Furthest Right

Jurassic Park (1993)

It seems evident that our culture in the West slept through the 1990s on a deluge of toxic narcissism, consumerism, and the notion that we could make people like us by being witty, cute, quirky, and compassionate. It really was a brainwashed time in which idiots ruled us because we were caught in a dream that paralyzed our instincts.

Perhaps the cumulative effects of Communism and consumerism, which seem like two sides of the same coin, brainwashed us into a state of being addicted to our own individual cleverness. A society based on “I want” instead of duty and privilege quickly becomes an ego fest of attention whores.

Or maybe it was the intermediate politics of the era in which democracy took its final form and everyone voted and acted in such a way to signal self-importance in lieu of having actual social status. Perhaps it was the cheap good from China which made our lifestyles rocket upward as our standards crashed.

In any case, it was a drugged decade. Reagan — who everyone in media, entertainment, science, and the arts agreed was the worst ever — had been banished, and since he thoughtfully won the Cold War for us, we could go ahead and fulfill that 1960s manta of “if it feels good, do it.”

This created a population who were fundamentally oblivious to anything but their own cleverness and wants. Jurassic Park both displays this attitude in its characters, and by being a terrible movie that people still widely praise, shows how evident it is in the audience to this day.

Everyone in this film is a flaming narcissist more concerned with how to engage in self-expression and be cute, fascinating, and demanding at the same time. In theory, Michael Crichton worked on this script, but it feels more like the Hollywood machine produced it and he just signed off with “send me a check.”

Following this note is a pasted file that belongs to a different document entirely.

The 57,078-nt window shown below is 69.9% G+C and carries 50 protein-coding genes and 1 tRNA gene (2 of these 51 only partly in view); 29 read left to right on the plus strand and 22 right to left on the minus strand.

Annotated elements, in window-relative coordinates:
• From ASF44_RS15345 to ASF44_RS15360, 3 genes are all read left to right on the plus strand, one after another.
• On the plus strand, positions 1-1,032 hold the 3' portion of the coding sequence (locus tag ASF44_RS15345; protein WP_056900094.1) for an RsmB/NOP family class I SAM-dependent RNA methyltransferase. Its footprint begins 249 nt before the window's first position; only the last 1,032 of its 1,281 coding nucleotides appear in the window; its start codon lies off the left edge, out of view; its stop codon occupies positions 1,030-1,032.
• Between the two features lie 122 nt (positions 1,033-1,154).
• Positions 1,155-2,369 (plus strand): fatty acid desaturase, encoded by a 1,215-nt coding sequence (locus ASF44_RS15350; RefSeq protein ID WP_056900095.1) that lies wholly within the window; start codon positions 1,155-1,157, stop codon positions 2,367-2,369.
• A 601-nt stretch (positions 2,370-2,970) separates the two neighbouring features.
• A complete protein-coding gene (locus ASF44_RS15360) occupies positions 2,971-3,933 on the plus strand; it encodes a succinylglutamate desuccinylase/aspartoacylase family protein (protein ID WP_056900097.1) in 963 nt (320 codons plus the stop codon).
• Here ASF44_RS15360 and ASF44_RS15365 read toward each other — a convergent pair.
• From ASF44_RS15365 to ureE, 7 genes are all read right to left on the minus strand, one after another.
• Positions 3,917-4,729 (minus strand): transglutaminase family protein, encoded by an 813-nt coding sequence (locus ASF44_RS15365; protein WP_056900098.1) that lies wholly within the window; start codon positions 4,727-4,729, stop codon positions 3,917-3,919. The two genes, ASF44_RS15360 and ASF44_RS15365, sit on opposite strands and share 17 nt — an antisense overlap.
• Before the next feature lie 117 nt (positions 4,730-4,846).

The intriguing character of Dr. Ian Malcolm becomes a waste in the hands of these screenwriters and Jeff Golblum, who is hammy but utterly useless, while the only guiding light is Sam Neil, who at least seems like an absent-minded professor type who can be useful at times.

Laura Dern acts out the white suburban woman’s dream of being the most attractive thing around except the velociraptors, which are adorable, and having lots of drama in which she does whatever is 180° from the practical response. Lots of wailing, screaming, kicking, and flouncing does not improve this condition.

The two children showcase the worst of 1980s movies: they are smartasses who miss the obvious in every scene, and then end up having to do something so cosmically stupid it is unbelievable just to advance the lame plot from crisis to crisis. Perhaps people think this is cute in the Disneyland-style egomania required to think so.

Even the John Williams soundtrack is entirely wasted. Any scene with a scintilla (I borrowed this word from Trey Gowdy) of emotion has swelling violins, and the themes of the score are repeated ad nauseam as cues that something important is going on. However, in most of the movie, all that happens is scene-chewing and gab.

Actual terror comes from confronting a threat that, even if you do everything right, still seems like it will win. Spielberg, who thinks most people are idiots and is probably correct, confuses that with people being so caught up in their own ego-drama that they are unable to respond to simple demands.

The film follows the standard Hollywood shtick of trying to insert clever lines which fail, followed by some kind of high drama with screaming violins, then a sappy emotional moment so that we forget we are watching a movie and not just a series of small boring vignettes.

Even the dinosaurs, which are really impressive for 1993 CGI, seem to be used poorly. We have a tearjerkers of a scene with a sick triceratops, but other than pointless reptilian violence, nothing from dinosaurs that shows what really impressive creatures these must have been.

The big point of the book, which is that chaos theory points out how little we can control the world with our linear categorical thinking, is lost as Goldblum mumbles his way through a few snarky lines that explain nothing of relevance to the theme. In the end, it feels like a Disney ride and the giftshop in the movie is the most real part about it.

Amazingly, people still swear by this movie. They think it is great entertainment, maybe profound, and really identify with the characters. This means that these characters validate the narcissism of the audience, all while revealing to us what we should be fearing more than rubber monsters and seven dollar popcorn buckets.

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